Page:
Similarly, while the Civil War on the Missouri-Kansas Border certainly had Missouri versus Kansas attributes, the conflict was far more complex.  Missouri was a border state, and Missouri residents exhibited a broad spectrum of sentiment on matters such as Union, states rights, and slavery.  It is ludicrous to characterize all Missourians as being on one particular side, or having one particular stand on the key issues of that era.  The Civil War in Missouri was just as much (or more) about “Missouri versus Missouri” than it was “Kansas versus Missouri”, although the latter generated many of the most infamous incidents along the border. While understandable to an extent given the nature of the warfare that erupted in Missouri, some Kansans are surprised to learn that the Union (and Kansas as a Union state) was never at a formal state of war with Missouri.  Missouri retained a pro-Union government throughout the war, and the United States government never classified Missouri as being in a state of rebellion. 

Missouri = Slavers

"Missouri = slavers" is KU trash-talking shorthand for the notions that Missourians of that era can generally be classified as slave-owning advocates of slavery expansion into Kansas, and/or were among those who fought in the Civil War to save slavery.  This characterization is so overly simplistic and inaccurate as to be almost laughable if it wasn't so widely believed in KU fandom.  

While Missouri entered the Union as a slave state according to the terms of the Missouri Compromise of 1820, it was distinct from the slave states of the Deep South.  By 1860 slaves accounted for just under 10 percent of Missouri’s residents, the smallest proportion of all slave states save Delaware. Fewer than 1 in 5 Missouri families owned slaves, lowest of any of the slave states save Delaware and a far cry from South Carolina, where more than half of all free white families owned slaves.[2]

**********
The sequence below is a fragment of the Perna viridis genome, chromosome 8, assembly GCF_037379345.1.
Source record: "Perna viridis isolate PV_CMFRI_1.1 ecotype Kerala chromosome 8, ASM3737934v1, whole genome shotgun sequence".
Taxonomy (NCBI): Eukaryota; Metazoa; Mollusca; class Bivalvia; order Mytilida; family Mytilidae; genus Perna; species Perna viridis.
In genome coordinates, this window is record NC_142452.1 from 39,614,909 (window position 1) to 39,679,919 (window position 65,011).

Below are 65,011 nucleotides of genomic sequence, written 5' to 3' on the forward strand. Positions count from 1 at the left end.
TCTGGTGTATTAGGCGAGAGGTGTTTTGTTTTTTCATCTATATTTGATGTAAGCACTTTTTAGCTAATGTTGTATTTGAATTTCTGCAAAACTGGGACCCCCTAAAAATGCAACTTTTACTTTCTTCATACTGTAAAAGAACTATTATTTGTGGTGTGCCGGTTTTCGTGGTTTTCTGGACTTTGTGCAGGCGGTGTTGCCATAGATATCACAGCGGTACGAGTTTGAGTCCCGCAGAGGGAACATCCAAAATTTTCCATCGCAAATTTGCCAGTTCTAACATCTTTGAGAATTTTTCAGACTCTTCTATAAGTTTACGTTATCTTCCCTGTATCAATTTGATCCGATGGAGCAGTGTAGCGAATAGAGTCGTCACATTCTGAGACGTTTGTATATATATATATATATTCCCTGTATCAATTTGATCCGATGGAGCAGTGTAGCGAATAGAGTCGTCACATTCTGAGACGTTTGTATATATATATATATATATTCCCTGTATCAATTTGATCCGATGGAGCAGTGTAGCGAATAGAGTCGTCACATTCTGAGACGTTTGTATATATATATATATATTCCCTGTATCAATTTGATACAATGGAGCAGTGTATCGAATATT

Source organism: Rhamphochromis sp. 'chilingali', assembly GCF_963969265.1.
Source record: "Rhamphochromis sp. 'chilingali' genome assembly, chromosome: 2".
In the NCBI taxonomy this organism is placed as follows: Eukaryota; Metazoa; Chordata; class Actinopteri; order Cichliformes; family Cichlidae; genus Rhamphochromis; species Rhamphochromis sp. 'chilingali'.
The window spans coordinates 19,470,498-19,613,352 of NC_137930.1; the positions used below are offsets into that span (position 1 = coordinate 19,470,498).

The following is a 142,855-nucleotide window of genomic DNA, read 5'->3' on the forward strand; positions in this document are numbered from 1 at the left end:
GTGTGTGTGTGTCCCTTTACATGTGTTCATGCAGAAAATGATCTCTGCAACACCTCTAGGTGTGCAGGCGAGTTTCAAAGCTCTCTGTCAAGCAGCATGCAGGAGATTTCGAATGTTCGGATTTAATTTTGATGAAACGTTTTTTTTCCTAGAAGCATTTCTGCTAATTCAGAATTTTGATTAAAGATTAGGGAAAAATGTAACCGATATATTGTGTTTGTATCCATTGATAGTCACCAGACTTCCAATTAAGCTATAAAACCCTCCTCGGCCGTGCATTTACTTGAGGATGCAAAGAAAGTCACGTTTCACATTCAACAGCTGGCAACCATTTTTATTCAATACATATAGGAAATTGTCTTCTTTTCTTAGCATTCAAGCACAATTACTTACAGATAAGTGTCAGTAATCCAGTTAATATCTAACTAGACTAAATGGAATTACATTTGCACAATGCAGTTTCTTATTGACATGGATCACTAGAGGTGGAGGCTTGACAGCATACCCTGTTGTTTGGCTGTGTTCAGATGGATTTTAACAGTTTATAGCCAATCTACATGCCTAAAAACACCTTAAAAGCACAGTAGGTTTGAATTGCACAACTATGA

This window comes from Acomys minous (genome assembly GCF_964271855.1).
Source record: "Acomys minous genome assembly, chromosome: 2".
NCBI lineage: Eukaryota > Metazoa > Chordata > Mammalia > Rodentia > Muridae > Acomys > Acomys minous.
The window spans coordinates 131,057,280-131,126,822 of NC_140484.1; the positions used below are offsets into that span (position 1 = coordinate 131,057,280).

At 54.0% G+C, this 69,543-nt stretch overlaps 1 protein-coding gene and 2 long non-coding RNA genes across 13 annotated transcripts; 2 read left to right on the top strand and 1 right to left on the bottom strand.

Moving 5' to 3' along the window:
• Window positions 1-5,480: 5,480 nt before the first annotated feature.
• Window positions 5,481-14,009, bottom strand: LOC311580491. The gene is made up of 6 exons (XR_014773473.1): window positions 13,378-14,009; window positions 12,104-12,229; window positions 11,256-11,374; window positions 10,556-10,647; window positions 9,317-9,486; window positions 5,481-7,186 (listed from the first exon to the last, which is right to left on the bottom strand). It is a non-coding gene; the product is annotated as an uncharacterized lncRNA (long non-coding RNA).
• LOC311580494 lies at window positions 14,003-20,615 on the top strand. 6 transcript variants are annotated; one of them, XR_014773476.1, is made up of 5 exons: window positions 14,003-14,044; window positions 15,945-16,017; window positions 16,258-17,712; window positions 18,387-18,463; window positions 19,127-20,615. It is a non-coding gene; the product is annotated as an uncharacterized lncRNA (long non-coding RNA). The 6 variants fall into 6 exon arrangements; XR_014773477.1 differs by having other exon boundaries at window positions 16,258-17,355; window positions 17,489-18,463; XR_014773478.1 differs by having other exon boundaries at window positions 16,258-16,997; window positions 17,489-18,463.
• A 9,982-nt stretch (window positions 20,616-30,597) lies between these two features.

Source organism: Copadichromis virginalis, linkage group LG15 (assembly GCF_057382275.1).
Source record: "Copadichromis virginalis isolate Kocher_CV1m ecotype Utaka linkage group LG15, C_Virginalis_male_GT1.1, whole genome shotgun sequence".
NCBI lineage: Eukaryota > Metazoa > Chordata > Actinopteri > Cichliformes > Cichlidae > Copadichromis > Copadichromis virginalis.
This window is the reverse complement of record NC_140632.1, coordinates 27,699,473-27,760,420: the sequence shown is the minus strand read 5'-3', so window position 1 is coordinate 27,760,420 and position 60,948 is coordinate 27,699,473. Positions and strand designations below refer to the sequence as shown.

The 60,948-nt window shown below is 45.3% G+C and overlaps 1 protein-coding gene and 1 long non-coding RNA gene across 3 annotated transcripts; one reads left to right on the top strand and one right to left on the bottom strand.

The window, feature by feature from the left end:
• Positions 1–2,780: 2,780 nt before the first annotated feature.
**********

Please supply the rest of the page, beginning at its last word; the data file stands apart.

Many Missourians were against slavery and/or its expansion.  Notable examples include Thomas Hart Benton, the pre-eminent Missouri politician of the pre-war era, whose principled stand against slavery expansion earned him a place in Profiles in Courage, John F. Kennedy’s Pulitzer Prize winning book that described eight United States senators of exceptional integrity.  Frank Blair of St. Louis was a leader of the Missouri Free Soil Party, helped to save Missouri for the Union, and served as a brigadier general in the Union army.  Blair’s brother, St. Louis attorney Montgomery Blair, represented Dred Scott before the U.S. Supreme Court and argued for his freedom.  Missourian Edward Bates was one of the leading candidates for the 1860 Republican Party presidential nomination, and later served in Lincoln’s cabinet as Attorney General. 

 

In the years leading to the Civil War, the Missouri state government arguably became increasingly aligned with the radical pro-slavery element of the Deep South.  However, secession was overwhelmingly rejected at the state convention called to consider the issue.  The voters of Missouri did not elect a single avowed secessionist to the convention.[3]